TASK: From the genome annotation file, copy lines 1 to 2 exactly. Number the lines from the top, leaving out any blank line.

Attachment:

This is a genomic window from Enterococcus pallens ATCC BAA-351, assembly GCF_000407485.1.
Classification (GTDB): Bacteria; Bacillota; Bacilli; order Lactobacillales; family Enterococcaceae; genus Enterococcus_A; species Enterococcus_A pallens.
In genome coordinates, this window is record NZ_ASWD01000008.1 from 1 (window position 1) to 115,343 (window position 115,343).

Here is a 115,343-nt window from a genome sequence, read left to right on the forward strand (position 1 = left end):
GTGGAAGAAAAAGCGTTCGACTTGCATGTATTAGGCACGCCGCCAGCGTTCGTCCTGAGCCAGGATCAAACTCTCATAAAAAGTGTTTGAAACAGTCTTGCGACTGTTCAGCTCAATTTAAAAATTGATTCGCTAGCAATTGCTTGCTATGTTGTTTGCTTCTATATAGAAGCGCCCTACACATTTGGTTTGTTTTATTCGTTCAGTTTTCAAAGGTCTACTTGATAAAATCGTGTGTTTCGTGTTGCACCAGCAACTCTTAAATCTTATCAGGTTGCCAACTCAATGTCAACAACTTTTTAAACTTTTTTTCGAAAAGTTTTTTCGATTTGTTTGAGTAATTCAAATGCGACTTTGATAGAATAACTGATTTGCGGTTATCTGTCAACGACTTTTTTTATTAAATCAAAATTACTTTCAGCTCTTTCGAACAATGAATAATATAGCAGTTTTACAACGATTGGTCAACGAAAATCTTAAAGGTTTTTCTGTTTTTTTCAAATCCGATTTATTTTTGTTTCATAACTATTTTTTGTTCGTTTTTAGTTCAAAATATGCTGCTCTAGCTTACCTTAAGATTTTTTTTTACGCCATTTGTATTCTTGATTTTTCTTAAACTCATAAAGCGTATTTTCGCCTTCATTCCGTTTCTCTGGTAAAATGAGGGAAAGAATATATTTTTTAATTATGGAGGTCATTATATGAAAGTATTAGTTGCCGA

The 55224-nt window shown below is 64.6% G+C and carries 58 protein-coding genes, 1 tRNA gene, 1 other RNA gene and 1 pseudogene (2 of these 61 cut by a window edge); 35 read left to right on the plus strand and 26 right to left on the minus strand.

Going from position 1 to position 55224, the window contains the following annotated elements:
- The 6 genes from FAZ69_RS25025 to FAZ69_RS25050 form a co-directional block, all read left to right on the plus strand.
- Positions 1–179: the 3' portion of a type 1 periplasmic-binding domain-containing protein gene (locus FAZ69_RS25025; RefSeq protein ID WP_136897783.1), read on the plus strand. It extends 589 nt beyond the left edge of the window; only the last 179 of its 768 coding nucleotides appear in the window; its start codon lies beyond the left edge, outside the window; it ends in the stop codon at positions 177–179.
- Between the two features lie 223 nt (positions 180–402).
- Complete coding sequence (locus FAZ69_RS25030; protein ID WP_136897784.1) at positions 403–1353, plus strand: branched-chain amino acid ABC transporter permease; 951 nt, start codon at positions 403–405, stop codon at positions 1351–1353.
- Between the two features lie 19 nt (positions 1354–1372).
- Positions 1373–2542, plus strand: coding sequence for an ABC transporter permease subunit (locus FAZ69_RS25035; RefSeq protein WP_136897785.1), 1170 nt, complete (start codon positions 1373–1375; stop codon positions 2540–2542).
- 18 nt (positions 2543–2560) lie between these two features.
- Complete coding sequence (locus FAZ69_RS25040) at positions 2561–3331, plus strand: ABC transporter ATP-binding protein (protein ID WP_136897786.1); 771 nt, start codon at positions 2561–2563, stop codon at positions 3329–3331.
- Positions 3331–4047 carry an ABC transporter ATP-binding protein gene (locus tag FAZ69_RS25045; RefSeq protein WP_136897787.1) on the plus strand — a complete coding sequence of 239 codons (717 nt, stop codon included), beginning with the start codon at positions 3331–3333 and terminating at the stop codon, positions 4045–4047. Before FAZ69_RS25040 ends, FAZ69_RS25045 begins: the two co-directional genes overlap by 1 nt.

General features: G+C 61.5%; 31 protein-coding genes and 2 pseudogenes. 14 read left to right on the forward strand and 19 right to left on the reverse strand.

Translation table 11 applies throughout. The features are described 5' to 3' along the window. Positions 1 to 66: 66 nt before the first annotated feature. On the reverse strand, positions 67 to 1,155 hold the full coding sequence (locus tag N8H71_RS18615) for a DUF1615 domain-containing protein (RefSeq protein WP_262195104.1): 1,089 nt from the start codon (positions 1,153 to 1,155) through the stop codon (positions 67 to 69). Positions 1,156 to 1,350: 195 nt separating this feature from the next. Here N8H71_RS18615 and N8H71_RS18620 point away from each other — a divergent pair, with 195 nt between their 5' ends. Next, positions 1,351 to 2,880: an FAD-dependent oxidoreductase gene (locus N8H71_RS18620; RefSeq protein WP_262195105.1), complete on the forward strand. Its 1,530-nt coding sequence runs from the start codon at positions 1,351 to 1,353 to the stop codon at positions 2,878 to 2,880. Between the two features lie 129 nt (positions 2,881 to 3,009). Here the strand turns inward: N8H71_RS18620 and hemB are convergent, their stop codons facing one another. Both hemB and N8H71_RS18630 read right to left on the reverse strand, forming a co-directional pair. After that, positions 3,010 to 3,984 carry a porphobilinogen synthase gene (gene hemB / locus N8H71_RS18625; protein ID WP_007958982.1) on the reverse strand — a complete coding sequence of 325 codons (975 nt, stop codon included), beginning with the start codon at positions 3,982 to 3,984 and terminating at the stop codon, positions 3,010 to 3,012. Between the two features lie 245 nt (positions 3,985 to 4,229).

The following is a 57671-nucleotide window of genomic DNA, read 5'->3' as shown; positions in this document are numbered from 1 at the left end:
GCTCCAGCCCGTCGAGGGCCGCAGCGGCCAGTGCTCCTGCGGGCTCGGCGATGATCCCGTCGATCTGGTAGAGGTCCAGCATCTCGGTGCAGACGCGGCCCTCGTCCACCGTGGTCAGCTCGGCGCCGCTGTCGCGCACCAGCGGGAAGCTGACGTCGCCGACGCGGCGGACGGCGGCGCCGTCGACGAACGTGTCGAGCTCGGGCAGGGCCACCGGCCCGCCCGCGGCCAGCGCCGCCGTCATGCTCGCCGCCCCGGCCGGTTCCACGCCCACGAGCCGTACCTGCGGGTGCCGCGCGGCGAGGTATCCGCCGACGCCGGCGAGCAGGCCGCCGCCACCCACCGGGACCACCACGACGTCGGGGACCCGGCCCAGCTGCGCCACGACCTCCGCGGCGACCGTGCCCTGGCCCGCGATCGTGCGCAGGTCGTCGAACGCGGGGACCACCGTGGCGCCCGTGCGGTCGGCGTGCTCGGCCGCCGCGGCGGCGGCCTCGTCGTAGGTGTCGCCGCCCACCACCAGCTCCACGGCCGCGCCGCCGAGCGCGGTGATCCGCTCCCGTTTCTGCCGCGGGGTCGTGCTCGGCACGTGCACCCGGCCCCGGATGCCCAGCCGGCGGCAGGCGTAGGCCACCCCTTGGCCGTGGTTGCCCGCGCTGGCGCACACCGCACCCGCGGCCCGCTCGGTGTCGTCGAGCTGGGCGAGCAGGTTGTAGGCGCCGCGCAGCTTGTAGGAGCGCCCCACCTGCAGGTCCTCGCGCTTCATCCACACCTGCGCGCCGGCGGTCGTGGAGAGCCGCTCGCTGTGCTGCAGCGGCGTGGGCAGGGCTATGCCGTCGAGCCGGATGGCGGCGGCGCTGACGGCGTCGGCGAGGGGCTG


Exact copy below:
This is a genomic window from Enterococcus pallens ATCC BAA-351, assembly GCF_000407485.1.
Classification (GTDB): Bacteria; Bacillota; Bacilli; order Lactobacillales; family Enterococcaceae; genus Enterococcus_A; species Enterococcus_A pallens.